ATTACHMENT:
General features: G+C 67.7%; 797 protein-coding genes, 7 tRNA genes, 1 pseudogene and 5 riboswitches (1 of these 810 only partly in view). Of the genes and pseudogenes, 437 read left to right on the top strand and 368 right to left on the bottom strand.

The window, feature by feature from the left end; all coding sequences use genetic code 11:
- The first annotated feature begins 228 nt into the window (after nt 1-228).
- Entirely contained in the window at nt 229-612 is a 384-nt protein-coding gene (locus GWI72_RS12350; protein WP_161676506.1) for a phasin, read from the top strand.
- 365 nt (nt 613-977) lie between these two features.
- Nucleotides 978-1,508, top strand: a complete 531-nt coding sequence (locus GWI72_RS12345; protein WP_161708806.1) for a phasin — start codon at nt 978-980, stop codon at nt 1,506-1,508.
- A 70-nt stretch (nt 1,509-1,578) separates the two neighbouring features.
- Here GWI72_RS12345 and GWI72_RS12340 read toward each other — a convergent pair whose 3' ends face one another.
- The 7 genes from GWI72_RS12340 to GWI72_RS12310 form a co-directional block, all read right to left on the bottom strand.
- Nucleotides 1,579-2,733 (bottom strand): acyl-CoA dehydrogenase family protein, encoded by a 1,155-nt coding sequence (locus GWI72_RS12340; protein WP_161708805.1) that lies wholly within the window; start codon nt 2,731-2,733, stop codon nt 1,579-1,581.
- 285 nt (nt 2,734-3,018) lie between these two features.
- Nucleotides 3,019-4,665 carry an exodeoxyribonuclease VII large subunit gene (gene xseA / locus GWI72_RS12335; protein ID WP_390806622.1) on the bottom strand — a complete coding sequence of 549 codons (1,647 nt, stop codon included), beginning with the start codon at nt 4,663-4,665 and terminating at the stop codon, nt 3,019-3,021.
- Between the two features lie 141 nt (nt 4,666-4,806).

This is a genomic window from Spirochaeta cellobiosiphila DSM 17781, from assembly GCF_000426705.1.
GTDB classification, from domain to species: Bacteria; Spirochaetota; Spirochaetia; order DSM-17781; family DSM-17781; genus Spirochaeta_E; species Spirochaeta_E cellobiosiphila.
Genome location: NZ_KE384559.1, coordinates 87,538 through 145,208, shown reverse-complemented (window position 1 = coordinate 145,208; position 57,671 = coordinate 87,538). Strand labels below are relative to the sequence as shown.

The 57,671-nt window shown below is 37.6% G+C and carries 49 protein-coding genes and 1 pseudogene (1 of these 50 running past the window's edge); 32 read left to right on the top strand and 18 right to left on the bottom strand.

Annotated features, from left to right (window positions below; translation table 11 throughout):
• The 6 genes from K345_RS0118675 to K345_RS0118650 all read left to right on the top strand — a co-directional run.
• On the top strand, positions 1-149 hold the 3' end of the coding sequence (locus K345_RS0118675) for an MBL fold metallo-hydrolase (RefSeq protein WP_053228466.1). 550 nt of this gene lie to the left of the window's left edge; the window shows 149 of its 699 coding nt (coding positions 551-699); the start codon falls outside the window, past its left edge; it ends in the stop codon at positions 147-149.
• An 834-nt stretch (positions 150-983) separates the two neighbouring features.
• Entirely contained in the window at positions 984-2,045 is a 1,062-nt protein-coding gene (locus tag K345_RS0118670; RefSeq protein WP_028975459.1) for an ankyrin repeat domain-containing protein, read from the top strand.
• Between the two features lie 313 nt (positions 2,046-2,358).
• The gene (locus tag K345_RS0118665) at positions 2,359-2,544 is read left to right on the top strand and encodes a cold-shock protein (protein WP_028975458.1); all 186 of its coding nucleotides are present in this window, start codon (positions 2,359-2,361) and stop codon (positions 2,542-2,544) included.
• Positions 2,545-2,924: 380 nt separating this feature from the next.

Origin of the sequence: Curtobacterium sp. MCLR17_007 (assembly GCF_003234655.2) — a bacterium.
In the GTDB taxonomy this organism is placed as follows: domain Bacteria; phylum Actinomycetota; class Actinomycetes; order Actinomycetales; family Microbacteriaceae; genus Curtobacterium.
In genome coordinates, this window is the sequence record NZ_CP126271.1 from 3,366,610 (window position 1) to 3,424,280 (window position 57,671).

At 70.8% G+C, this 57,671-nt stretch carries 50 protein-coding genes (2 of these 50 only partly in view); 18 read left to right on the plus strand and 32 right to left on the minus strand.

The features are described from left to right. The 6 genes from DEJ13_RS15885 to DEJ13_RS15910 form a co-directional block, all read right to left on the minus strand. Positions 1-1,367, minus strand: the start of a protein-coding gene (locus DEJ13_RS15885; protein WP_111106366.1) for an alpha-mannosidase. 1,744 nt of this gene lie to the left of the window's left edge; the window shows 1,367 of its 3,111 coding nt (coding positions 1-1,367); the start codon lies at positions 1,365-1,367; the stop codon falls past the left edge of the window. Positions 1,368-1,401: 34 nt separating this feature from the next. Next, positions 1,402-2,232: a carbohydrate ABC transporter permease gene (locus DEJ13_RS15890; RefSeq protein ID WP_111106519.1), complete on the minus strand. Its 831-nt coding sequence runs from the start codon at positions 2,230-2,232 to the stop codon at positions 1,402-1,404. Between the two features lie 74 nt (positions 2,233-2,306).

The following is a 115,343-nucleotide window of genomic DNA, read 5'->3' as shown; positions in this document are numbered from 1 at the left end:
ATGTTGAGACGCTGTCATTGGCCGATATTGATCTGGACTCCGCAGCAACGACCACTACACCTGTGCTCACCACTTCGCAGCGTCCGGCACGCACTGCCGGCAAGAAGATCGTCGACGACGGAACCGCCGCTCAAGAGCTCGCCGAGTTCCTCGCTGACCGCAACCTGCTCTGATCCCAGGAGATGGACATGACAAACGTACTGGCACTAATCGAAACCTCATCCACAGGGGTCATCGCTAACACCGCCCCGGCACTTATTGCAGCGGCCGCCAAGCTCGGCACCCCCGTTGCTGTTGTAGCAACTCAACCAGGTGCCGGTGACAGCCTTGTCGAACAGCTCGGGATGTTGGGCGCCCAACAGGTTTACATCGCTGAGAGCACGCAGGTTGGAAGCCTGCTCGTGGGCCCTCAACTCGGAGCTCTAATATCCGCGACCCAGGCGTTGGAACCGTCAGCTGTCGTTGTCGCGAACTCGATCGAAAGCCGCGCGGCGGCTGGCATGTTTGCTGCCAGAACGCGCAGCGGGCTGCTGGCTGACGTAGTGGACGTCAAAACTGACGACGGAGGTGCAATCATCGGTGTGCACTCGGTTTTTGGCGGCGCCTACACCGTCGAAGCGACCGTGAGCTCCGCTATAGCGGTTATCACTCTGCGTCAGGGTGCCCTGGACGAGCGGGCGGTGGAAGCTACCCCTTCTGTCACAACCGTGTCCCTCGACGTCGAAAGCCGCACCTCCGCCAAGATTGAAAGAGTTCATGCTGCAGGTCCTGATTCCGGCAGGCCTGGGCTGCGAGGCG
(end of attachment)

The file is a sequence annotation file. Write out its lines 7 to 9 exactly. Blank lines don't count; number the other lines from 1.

- A 70-nt stretch (nt 1,509-1,578) separates the two neighbouring features.
- Here GWI72_RS12345 and GWI72_RS12340 read toward each other — a convergent pair whose 3' ends face one another.
- The 7 genes from GWI72_RS12340 to GWI72_RS12310 form a co-directional block, all read right to left on the bottom strand.